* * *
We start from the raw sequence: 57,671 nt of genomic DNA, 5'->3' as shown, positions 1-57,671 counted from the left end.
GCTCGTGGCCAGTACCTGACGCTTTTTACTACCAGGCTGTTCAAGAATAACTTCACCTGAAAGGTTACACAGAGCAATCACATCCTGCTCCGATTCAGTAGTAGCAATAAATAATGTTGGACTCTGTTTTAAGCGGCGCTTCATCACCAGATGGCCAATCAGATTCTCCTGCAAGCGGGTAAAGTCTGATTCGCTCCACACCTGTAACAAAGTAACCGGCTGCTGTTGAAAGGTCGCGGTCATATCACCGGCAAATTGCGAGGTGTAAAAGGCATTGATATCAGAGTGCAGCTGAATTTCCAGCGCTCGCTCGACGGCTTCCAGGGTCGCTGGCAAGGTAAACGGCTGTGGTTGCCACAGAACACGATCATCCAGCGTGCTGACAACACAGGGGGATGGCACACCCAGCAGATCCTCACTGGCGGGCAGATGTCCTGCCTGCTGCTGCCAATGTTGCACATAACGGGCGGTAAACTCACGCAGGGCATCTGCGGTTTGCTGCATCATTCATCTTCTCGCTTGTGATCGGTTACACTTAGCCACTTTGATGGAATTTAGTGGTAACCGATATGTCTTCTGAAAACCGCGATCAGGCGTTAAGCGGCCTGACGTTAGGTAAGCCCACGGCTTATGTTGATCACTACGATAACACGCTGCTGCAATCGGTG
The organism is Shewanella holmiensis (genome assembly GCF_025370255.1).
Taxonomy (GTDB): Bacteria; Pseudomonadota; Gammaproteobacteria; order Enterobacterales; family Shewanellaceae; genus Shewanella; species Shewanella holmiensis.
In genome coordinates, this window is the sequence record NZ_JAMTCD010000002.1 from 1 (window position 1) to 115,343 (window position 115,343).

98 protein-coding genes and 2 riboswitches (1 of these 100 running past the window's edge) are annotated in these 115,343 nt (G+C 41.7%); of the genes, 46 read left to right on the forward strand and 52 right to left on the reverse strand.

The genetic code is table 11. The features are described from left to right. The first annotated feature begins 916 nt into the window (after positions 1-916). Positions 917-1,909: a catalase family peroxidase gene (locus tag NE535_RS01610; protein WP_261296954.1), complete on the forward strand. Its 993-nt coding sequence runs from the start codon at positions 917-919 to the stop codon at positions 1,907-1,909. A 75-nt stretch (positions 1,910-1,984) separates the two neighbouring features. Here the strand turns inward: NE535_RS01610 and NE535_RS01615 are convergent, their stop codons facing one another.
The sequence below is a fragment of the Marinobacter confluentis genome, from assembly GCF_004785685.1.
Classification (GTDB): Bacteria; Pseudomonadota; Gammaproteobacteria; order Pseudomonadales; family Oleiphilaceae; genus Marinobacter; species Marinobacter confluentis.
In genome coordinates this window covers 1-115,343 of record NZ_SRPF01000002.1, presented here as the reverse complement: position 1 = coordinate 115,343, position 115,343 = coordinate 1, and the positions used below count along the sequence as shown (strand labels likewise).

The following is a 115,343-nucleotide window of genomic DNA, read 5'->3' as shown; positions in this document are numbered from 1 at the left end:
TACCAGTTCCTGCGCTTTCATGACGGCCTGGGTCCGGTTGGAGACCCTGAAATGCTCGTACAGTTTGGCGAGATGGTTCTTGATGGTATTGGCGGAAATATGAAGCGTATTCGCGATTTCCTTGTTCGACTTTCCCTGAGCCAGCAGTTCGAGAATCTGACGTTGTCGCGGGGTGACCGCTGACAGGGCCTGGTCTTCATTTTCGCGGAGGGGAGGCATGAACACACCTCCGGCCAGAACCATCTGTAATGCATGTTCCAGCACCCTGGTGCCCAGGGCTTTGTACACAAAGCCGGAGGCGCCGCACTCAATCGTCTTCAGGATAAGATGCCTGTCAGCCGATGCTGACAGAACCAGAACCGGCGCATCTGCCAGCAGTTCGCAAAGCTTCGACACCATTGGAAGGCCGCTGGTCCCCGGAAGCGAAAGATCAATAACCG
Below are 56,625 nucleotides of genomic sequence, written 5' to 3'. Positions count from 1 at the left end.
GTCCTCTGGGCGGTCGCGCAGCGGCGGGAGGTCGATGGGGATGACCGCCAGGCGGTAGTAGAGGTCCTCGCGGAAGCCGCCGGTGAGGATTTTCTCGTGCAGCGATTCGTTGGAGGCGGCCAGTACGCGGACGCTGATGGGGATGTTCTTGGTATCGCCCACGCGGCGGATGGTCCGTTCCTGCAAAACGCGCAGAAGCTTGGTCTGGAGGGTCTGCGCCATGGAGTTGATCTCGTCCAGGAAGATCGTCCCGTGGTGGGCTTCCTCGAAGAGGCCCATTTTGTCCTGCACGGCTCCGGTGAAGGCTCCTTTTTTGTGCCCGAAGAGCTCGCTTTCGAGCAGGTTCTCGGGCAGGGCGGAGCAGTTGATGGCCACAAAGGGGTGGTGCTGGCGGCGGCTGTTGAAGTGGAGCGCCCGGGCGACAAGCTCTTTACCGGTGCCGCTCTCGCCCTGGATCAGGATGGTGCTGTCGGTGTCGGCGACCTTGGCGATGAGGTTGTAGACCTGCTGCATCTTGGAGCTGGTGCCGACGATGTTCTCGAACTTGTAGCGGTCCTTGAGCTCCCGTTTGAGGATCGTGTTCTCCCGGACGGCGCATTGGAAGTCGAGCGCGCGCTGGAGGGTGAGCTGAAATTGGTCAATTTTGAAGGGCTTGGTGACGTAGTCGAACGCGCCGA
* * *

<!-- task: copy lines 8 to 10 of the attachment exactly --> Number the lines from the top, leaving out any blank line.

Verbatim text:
The sequence below is a fragment of the Marinobacter confluentis genome, from assembly GCF_004785685.1.
Classification (GTDB): Bacteria; Pseudomonadota; Gammaproteobacteria; order Pseudomonadales; family Oleiphilaceae; genus Marinobacter; species Marinobacter confluentis.
In genome coordinates this window covers 1-115,343 of record NZ_SRPF01000002.1, presented here as the reverse complement: position 1 = coordinate 115,343, position 115,343 = coordinate 1, and the positions used below count along the sequence as shown (strand labels likewise).